Responding to whatever makes you smile, Melissa Fazio—also known as the Faz, Fazerati, or Emmy—is the newest addition to the Uptown Magazine family. A “military brat” who moved all over the world as a kid, she now makes her home in the Queen City, where for the past six years she worked in Charlotte radio as a senior account executive. Now with Uptown, Melissa is ready to help your business succeed—and of course she’s always ready to have fun!
At one time a dancer, choreographer, and aspiring writer, one day Amanda Pagliarini woke up to find herself in a cubicle. Since relocating from DC two years ago, she has found a happiness as the Sales Diva at the Pursuit Group. In the off hours you can find her trotting around Uptown with her boxer JJ or buried in her laptop working on the next great American novel. And even though it fits so very well, please don’t call her “Mandi”.
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LEttER FRoM thE EditoR
Editor/Publisher Todd Trimakas Advertising Melissa Fazio Matt Kokenes 704.944.0551
It’s not due to a lack of technical prowess. I’ve taught myself Photoshop, Quark, InDesign, and Illustrator, and I can FTP and PHP, with the best of them. And while some people have gone as far as calling my behavior downright antisocial, that’s simply not the case: certain of my friends I’ve known for bordering on 20 years. No, I like to think of it more as a stand against the encroaching de-humanization of mankind, or maybe something even bigger: I am now and forever boycotting Facebook. I’m adamant about this. I refuse to even visit the site. No go. No way. No how. They might as well put a Red China censorship block on the site for all I care. And Twitter, Facebook’s funny-acting stepchild, can kiss my ass. If I talk about it long enough, it just pisses me off. Can you imagine communicating in the real world in 144-character increments? (I’m embarrassed to admit that I know about Twitter’s techno-based constraint, but I do.) But back to the subject at hand, Facebook: Maybe my mind is less flexible in my old age, but
I cannot stretch my brain around the fact that people will spend HOURS on Facebook’s website, staring at pixels on a screen in an attempt to meet people—”friends” whom they may never see, hear, touch, or enjoy a spoken conversation with, EVER. From what I understand, it’s a status symbol to have a collection of as many friends as possible. It’s a positive wink at capitalism, this “keeping up with the Jones’s” Facebook race, but what, truly, is the point? Is it really feasible to stay in touch with 6,000 virtual friends? Facebook’s information-sharing that stands in for actual human contact doesn’t sound much like friendship to me. Instead, it seems like the modern-day equivalent to the group-family Christmas letters of the past—perhaps those letters’ inevitable logical conclusion. Sure, we all found out that you went to Disney World this year, and saw Goofy and Mickey Mouse. But why in the Magic Kingdom should I care? I have quite a few friends on Facebook and all of them say exactly the same thing. They tell me that it’s an excellent resource for staying in touch with friends and family, and that sometimes it makes it possible to even (gasp!) actually meet up with folks they haven’t seen in years. Once again, I probably sound antisocial, but isn’t the very reason you don’t stay in touch with certain folks due to the fact that you don’t like them? For instance, remember how you couldn’t wait to lose that one coworker’s number once you left? Then why is it that 13 years later it’s so magical to re-connect? Do what you will. Collect Facebook cyberfriends by the millions. Just don’t come crying to me when you’ve lost all touch with reality, or when Facebook starts charging your account per friend. Or when you realize your Mom is in fact paying your friends to be nice to you. Anyway, I’ve got to go find my ‘Berry; I need to text my wife to wish her a happy birthday. ~Todd Trimakas Editor Todd@uptownclt.com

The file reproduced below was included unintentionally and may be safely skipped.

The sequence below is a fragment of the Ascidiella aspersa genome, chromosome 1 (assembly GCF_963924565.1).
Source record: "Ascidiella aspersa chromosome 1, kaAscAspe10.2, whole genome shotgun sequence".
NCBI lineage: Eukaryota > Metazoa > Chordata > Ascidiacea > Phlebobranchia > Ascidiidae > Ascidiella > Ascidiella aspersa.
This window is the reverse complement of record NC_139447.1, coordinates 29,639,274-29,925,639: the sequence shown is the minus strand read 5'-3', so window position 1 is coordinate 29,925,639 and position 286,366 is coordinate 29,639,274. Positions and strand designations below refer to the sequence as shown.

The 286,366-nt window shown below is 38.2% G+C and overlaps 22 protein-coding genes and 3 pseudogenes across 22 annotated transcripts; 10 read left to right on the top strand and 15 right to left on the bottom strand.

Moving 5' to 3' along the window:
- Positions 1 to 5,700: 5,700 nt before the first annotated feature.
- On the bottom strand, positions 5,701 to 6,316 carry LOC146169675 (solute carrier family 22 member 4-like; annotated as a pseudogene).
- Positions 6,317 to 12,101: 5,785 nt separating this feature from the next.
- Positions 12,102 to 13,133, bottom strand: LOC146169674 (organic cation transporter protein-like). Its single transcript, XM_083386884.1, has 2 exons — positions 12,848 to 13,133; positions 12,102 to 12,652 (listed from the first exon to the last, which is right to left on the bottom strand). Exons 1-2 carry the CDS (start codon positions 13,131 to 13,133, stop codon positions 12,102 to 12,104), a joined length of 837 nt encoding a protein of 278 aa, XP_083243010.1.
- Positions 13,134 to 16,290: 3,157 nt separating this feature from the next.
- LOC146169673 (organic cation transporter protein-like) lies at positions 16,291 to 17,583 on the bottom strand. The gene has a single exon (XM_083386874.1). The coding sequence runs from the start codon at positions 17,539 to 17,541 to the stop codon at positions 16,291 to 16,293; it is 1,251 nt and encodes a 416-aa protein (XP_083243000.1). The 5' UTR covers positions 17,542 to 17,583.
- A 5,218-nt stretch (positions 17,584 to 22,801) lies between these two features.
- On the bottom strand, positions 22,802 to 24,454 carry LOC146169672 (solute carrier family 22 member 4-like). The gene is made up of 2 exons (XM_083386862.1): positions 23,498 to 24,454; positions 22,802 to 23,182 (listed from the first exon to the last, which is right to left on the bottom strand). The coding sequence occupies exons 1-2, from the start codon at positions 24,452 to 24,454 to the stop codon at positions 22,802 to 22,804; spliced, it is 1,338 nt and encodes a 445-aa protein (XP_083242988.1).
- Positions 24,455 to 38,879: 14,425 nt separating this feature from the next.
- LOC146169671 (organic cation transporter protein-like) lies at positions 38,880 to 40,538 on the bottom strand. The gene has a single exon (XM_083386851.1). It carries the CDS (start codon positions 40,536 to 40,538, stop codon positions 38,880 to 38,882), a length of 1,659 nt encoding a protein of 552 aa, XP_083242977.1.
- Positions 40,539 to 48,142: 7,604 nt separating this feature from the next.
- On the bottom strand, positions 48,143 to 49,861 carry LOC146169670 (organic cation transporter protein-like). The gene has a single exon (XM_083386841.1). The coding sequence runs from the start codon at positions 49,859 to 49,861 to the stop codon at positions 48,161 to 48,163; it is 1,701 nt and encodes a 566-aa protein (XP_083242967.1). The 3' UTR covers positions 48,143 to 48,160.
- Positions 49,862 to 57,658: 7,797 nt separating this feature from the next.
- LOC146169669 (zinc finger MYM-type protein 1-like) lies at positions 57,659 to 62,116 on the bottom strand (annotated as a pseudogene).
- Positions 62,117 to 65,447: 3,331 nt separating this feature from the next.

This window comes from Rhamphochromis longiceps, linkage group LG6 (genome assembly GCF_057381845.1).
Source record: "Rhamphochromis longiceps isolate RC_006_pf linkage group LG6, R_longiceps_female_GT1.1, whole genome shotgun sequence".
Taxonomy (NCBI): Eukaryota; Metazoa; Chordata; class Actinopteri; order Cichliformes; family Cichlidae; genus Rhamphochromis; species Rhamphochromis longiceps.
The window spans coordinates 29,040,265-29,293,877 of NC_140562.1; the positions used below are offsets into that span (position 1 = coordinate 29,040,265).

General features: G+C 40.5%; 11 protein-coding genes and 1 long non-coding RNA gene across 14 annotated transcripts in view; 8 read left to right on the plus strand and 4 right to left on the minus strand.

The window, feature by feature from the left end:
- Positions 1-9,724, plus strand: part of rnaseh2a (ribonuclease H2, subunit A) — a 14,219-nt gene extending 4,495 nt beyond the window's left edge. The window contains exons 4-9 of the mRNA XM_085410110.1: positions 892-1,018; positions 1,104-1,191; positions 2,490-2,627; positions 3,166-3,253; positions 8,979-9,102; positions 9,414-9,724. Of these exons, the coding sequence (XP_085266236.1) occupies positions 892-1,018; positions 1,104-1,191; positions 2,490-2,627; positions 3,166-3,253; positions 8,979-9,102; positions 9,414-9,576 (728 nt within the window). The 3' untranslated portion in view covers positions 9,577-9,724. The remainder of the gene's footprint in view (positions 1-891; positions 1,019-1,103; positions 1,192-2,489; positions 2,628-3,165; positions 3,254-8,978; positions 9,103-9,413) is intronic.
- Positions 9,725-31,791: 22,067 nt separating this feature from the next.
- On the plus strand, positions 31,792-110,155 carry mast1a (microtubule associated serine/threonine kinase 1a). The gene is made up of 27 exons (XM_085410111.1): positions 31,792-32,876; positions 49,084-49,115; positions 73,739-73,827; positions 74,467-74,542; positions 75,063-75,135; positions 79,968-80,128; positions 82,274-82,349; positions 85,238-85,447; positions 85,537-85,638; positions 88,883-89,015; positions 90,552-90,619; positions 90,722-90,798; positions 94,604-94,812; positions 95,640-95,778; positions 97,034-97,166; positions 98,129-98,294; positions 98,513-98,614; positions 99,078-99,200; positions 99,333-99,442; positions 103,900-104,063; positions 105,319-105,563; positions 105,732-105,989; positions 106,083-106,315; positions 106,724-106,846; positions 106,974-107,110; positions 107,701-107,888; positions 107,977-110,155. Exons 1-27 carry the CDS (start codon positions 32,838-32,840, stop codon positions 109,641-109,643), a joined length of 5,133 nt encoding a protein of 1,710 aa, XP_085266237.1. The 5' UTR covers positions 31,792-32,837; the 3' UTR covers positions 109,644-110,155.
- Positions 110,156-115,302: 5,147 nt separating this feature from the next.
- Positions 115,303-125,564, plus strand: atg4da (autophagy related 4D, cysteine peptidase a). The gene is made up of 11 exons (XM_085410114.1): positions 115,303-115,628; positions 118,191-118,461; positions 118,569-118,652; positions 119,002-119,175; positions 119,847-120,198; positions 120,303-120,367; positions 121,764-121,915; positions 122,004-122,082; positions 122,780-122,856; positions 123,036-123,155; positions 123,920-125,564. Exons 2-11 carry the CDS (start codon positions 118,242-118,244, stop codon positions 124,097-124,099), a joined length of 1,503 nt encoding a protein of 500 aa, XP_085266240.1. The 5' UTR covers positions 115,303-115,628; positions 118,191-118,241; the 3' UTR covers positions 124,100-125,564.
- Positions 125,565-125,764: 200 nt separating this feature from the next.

Contributing Editors Joey Hewell (Fashion) Peter Reinhart (Food) Executive Editor Andy Graves Contributors Sheri Joseph Celina Mincey Little Shiva Chris Wooten Bryan Reed Amanda Pagliarini Catherine Rabb Ellen Ward Photography Ryan Sumner Todd Trimakas Jim McGuire Cover Art Little Shiva distribution Sean Chesney office 1600 Fulton Ave., #140 Charlotte, NC 28205 Contact us at email@example.com Uptown Magazine is a trademark of Uptown Publishing inc., copyright 2009. All rights reserved. Uptown is printed monthly and subscriptions are $25 annually and can be purchased online at uptownclt.com.